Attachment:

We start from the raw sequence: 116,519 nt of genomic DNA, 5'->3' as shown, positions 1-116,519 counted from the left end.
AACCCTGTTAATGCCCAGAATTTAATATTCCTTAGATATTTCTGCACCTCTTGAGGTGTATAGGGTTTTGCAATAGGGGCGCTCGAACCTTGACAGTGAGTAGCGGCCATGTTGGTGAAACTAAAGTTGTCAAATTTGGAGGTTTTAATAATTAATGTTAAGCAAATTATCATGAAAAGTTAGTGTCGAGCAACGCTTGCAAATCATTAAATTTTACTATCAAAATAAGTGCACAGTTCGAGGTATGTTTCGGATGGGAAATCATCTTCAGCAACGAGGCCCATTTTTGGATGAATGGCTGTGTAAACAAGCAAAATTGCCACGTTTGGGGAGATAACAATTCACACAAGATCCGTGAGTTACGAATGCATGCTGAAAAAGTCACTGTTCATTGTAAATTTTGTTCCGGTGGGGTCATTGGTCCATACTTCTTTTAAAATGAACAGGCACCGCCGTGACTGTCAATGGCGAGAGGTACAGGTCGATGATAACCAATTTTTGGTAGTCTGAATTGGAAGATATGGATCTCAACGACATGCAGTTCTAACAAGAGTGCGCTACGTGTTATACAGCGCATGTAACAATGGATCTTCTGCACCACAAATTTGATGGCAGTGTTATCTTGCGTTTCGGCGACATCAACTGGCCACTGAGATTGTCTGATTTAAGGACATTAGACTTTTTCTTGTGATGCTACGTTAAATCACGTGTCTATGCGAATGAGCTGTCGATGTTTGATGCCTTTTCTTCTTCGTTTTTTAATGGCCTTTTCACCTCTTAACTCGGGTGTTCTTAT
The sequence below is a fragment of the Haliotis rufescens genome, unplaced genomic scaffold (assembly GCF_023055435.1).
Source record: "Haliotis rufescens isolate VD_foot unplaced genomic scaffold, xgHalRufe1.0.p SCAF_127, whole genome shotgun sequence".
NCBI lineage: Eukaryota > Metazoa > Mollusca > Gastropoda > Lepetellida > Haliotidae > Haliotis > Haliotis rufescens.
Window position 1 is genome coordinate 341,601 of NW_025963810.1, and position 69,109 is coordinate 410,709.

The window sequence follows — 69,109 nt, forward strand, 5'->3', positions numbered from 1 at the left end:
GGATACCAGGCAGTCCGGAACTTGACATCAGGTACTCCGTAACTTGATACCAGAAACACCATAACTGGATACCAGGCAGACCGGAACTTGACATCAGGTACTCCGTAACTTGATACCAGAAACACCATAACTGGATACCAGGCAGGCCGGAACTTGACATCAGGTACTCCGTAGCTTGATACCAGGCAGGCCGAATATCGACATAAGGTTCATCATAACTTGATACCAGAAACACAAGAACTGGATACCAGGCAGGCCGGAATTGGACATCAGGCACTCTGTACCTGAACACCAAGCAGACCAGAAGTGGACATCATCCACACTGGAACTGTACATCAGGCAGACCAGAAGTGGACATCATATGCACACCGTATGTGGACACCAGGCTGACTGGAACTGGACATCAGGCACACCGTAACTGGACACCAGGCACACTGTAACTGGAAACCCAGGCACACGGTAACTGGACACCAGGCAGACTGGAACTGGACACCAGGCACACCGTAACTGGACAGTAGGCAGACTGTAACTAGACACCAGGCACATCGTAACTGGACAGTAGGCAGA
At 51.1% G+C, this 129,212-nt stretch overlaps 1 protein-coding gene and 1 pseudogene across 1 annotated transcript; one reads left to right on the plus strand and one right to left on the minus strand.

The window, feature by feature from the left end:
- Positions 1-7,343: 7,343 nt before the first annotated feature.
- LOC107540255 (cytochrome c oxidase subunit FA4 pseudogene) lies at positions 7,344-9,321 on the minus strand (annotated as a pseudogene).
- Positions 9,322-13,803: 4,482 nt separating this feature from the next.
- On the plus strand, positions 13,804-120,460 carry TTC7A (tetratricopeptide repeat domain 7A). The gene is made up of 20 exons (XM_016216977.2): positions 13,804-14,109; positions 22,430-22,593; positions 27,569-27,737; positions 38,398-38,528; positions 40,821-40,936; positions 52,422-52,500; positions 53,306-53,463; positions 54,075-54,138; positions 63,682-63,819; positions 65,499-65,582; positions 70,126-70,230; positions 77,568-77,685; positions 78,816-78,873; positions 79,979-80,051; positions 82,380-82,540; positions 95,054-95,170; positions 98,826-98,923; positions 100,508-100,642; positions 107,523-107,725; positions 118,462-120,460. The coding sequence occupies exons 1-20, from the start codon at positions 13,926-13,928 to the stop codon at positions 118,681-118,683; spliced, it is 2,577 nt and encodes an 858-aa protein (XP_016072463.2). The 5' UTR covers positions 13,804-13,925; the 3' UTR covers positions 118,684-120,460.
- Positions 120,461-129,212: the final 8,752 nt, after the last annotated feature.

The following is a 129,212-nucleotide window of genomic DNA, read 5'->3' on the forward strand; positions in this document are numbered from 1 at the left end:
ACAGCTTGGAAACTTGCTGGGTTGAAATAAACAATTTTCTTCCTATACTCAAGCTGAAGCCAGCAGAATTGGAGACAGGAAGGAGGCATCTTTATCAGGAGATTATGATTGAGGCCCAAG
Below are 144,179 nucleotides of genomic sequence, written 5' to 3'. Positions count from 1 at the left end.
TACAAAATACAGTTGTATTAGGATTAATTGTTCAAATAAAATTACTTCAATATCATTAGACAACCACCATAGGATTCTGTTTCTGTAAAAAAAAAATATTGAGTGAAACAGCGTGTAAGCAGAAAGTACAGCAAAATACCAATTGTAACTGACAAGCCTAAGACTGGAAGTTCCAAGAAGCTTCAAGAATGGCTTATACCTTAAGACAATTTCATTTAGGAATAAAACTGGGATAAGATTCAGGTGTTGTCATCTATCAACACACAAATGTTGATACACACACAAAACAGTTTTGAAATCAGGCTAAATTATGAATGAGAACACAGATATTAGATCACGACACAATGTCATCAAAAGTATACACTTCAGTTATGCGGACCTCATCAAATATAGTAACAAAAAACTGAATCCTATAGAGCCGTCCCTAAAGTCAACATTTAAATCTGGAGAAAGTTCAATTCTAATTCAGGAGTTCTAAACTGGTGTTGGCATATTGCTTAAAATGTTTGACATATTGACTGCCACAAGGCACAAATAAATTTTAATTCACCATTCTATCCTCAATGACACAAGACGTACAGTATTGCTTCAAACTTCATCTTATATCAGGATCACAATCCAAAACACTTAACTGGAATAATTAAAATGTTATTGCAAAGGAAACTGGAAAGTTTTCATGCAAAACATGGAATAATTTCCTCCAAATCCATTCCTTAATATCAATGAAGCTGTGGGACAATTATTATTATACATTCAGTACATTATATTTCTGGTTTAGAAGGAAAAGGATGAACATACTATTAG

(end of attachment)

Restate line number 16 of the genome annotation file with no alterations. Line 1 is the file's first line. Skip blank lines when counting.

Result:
The following is a 129,212-nucleotide window of genomic DNA, read 5'->3' on the forward strand; positions in this document are numbered from 1 at the left end: